The economy: Trump's greatest asset, Democrats' greatest liability

The economy: Trump's greatest asset, Democrats' greatest liability
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Democrats must approach President TrumpDonald TrumpSenators introduce bipartisan infrastructure bill in rare Sunday session Gosar's siblings pen op-ed urging for his resignation: 'You are immune to shame' Sunday shows - Delta variant, infrastructure dominate MORE’s economy the way porcupines approach romance: Very carefully. They must attack it, but their attacks risk making them more vulnerable. Yet, even if they try to ignore it, they know it will be turned against them. Their predicament goes beyond being “damned-if-you-do-and-damned-if-you-don’t,” to “damned if I know.”

History shows no issue works like a good economy when it comes to an incumbent president’s reelection. Over the last century, elected presidents seeking a second term are 11-3. Of the three elected incumbents who lost reelection — Hoover, Carter and George H.W. Bush — the economy suffered negative annual growth within a year of that election. 

If history is insufficient evidence, then current events should persuade. In presidential bellwether Ohio, a recent Zogby poll of likely voters vouches for its importance. A plurality of 24 percent said the economy would be the most important issue in 2020 — and that Trump was more trusted to grow the economy than “Democratic leaders” at 49 percent to 34 percent. 


It is no surprise the economy is so politically potent. It is the most pervasive one, affecting everyone. It is also the most determinant of most people’s quality of life. 

Further, it plays to Republicans’ generic strength and Trump’s specific one as a successful businessman. Without an answer for it, Democrats are in trouble next year. Their problem is finding an approach that works. 

Democrats cannot disparage Trump’s economy. Doing so will look like sour grapes. Worse, it will open them up to a comparison with Obama’s, which was worse. Just looking at GDP alone, during Obama’s first 10 quarters, the economy averaged growth of just 1.3 percent. Even in Obama’s last 10 quarters it averaged just 2.3 percent. Over Trump’s first t10 quarters, the economy has averaged 2.6 percent growth.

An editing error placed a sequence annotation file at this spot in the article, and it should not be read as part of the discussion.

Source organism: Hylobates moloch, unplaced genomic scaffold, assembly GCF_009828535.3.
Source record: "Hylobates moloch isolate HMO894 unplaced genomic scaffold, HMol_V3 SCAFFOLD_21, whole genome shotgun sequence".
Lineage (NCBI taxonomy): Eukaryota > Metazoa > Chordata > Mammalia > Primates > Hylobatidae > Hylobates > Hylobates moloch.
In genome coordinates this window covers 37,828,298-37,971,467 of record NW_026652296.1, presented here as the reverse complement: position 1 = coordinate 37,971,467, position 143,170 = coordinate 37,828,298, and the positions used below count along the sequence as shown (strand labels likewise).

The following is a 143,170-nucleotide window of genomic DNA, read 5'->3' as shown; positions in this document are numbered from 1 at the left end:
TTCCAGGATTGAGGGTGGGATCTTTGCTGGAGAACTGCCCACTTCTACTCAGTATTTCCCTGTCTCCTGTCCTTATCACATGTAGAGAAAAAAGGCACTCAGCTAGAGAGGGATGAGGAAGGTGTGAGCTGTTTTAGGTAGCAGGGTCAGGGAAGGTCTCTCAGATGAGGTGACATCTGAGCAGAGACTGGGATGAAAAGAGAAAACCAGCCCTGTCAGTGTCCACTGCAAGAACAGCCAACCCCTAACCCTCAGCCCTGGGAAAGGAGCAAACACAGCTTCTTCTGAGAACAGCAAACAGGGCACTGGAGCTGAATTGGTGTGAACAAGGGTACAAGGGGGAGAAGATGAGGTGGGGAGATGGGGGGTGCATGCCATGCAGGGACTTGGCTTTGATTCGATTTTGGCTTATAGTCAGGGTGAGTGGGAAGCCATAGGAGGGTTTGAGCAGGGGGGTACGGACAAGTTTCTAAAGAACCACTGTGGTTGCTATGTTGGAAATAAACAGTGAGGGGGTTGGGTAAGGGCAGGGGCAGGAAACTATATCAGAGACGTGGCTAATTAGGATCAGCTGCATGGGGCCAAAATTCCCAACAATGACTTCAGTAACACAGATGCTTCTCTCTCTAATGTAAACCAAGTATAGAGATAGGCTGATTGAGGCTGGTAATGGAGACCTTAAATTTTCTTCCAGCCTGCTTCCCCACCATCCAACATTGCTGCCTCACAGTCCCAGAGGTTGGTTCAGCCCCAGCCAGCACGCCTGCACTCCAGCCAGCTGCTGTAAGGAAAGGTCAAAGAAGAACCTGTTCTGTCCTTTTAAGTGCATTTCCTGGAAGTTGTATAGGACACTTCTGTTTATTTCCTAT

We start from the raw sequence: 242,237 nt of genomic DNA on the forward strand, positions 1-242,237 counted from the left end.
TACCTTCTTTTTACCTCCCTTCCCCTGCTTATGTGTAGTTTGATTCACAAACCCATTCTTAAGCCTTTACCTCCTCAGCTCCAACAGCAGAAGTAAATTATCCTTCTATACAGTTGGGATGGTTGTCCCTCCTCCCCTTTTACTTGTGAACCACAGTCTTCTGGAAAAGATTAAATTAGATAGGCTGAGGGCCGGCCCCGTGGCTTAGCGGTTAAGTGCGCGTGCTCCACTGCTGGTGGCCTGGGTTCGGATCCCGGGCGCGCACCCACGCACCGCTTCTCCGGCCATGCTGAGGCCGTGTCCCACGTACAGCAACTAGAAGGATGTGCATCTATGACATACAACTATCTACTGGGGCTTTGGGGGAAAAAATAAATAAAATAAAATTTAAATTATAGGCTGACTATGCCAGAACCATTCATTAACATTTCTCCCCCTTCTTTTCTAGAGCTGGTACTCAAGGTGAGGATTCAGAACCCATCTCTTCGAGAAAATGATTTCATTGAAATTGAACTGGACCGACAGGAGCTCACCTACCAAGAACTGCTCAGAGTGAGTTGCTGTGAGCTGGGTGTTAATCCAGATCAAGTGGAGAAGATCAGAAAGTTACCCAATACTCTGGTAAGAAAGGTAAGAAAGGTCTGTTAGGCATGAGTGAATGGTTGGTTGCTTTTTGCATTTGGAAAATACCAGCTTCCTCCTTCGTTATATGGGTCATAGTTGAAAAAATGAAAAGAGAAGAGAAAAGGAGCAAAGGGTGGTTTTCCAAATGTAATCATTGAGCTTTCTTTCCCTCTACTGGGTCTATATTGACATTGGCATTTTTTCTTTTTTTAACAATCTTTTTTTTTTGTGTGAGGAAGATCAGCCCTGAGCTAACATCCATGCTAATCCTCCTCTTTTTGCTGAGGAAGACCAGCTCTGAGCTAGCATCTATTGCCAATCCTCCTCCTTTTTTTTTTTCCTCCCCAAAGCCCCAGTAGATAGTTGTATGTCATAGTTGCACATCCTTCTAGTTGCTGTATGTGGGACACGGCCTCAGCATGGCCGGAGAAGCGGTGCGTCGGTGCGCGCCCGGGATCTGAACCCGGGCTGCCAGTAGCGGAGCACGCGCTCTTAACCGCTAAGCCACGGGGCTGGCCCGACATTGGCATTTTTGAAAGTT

Any evidence Democrats use for disparaging the economy will also betray their rhetoric of championing for the average American. Demeaning wage gains, which to most Americans look pretty good — especially in comparison to the previous years — denigrates those receiving them and labels the detractors as elitist. 

Further, the most pronounced means for saying the economy is in trouble — Wall Street indices — only reinforces the elitist image. Main Street’s bread and butter indicators favor Trump. 


In December 2016, 152.1 million Americans were employed, 7.5 million unemployed (4.7 percent rate) and the labor force participation rate was 62.7 percent. September’s jobs report showed 158.3 million employed, 6.2 million more), 5.8 million unemployed (3.5 percent rate and 1.7 million less) and a labor force participation rate of 63.2 percent (0.6 percent higher). 

Democrats also cannot appear to be cheering against the economy. Such an appearance of rank political opportunism is bad under any circumstances. It would be especially so next year when Democrats’ nominee is likely to advocate the greatest political challenge to what have been America’s most fundamental economic tenets. Even if not defending explicitly the adjective of “socialism,” Democrats’ nominee likely will implicitly have to defend against the charge. 

Finally, Democrats cannot count on the economy continuing with only modest growth. Underlying economic fundamentals remain strong. Additionally, Trump has many levers at his disposal, a primary one being trade policy. 

The president’s unilateral ability to negotiate trade deals could strengthen the economy appreciably. Nowhere is this proven truer than with China. Even the Friday announcement of a smaller than originally intended China deal — and still pending negotiations over the details — delivered a substantial boost to the markets. A final deal could do the same to the economy at large. It could also help calm markets that have been the daily registers of uncertainty.

Like the porcupines, Democrats find themselves in a very sticky economic situation. The economy is Trump’s greatest asset, which would make it the Democrats’ greatest liability — even if they were not in danger of making it greater still. They must somehow get America to believe the arguments of Democrats’ nominee instead of the evidence of their own eyes. 

J.T. Young served under President George W. Bush as the director of communications in the Office of Management and Budget and as deputy assistant secretary in legislative affairs for tax and budget at the Treasury Department. He served as a congressional staffer from 1987-2000.